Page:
The Catholic Church in the United States has come to identify “peace and justice” issues as the call for the church to speak out and challenge policy makers. The church must not only salve the wounds of war and injustice, but prevent them at their systemic source.
But these days, many of us peace-and-justice Catholics are crestfallen. The prophetic words of the pope and the “deep moral reservations” of the bishops went unheeded by Washington: the country waged a decisive and deadly war in Iraq. President Bush claims a victory for preventive force; the pope laments a defeat for lasting peace. In fact, the church’s stinging critique of war seems hardly audible to the ears of a coalition unwilling to be shocked and awed by anything less than military might.
Yet perhaps we have misconstrued peace-and-justice work and placed too much hope in the wrong place. Why haspublic policybecome the focus of ourpoliticsas a church? Why do we assume that the government forum is the key locus for peace and justice? Consider this: as Washington prepared for war in Iraq, tens of thousands of Catholics prepared to wage it. Perhaps their voices did not matter much to President Bush, but if the church had followed Dorothy Day’s advice for action in times of unjust wars and “urged a mighty league of conscientious objectors,” his ears would have perked up.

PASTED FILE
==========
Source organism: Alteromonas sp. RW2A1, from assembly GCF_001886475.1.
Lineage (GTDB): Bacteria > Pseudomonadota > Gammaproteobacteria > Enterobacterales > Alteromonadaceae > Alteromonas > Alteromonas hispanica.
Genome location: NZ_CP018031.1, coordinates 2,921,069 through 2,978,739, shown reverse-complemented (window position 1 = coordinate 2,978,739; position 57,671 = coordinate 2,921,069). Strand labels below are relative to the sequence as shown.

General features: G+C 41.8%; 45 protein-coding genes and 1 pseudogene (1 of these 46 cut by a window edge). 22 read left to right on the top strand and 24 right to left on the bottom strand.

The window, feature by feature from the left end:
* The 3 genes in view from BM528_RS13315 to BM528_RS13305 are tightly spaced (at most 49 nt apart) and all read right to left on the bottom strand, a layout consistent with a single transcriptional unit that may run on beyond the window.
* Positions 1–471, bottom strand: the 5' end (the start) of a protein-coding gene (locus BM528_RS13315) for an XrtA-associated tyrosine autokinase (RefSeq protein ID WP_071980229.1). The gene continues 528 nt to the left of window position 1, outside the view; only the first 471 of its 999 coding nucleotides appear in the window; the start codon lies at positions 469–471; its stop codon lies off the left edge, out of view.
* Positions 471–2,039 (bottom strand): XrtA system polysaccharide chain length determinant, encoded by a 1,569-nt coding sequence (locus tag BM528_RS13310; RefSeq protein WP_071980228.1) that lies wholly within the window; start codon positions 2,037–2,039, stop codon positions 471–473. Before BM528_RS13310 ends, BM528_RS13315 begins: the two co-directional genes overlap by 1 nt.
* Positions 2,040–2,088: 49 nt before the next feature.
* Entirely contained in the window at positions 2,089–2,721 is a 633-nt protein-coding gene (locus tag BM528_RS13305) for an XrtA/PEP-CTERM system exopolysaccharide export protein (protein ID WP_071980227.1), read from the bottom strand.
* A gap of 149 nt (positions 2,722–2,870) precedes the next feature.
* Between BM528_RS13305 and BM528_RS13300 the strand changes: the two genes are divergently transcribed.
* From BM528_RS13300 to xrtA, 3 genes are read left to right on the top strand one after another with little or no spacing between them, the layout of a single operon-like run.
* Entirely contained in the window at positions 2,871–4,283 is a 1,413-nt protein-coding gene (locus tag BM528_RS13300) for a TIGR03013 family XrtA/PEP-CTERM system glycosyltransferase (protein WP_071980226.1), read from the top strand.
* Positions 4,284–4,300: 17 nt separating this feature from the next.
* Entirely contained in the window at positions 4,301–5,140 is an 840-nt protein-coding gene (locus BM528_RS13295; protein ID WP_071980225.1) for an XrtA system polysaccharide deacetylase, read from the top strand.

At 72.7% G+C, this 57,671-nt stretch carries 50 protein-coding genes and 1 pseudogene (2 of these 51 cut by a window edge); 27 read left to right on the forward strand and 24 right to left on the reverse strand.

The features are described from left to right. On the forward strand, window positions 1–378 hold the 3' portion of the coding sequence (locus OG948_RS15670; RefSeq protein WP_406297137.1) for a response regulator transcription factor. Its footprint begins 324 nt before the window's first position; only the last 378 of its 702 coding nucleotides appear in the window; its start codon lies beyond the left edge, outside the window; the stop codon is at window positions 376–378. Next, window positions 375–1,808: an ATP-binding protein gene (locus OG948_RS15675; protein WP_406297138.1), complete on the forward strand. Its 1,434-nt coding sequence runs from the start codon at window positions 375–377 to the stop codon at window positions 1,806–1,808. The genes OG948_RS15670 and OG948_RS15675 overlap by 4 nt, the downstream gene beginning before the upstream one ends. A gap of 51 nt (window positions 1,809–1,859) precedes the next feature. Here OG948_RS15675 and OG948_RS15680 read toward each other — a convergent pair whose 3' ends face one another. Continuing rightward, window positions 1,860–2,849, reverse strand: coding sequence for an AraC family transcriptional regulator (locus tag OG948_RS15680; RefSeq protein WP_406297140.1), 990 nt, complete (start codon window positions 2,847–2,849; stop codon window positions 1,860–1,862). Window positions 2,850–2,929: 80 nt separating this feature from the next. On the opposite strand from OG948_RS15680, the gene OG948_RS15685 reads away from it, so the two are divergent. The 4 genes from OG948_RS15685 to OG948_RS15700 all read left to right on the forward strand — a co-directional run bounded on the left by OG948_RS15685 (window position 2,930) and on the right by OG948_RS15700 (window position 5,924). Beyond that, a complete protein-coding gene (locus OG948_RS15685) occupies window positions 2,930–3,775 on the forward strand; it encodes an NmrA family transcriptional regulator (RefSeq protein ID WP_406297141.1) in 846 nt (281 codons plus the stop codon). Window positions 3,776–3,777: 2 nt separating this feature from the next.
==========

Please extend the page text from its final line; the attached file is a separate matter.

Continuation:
Let’s be honest: most Catholics who fought in Iraq were not conscientious objectors (C.O.’s)—those who have come to reject all forms of war (a right upheld by the church and by U.S. law). Most did not wish even to be Selective Conscientious Objectors (S.C.O.’s)—those who refuse to fight in unjust wars (upheld by the church, refused by U.S. law). Indeed, the number of young Catholics who wanted to opt out of combat in the Iraq conflict was not legion. But it was not zero.
We ought to dwell a bit on the tough spot in which many soldiers now find themselves, a situation not resolved by mere pledges to support the troops. All the soldiers deserve our prayers, and many appreciate the yellow ribbons worn and the flags waved. More importantly, as these soldiers come home from Iraq, we must tend to their wounds—wounds from a personal encounter with the killing that is a part of war—so often ignored in postwar victory grandstanding. But some soldiers still fighting need even more particular support. For instance, a number of Catholic soldiers and flyers were in contact with us at the Catholic Peace Fellowship. They were deeply torn, in a crisis of conscience, about their participation in this war.
Consider a 25-year-old Catholic who is asked to carry out a bombing raid that may cause civilian deaths. He is not told the specifics, only the coordinates he is to strike. What if he has been listening to the pope, praying each night and has come to think of this war as a pre-emptive act of aggression? Are we supposed to tell him that the time for conscientious objection passed when he enlisted after a military recruiter came to his inner-city high school? Will cries of “support the troops” help him get to sleep each night?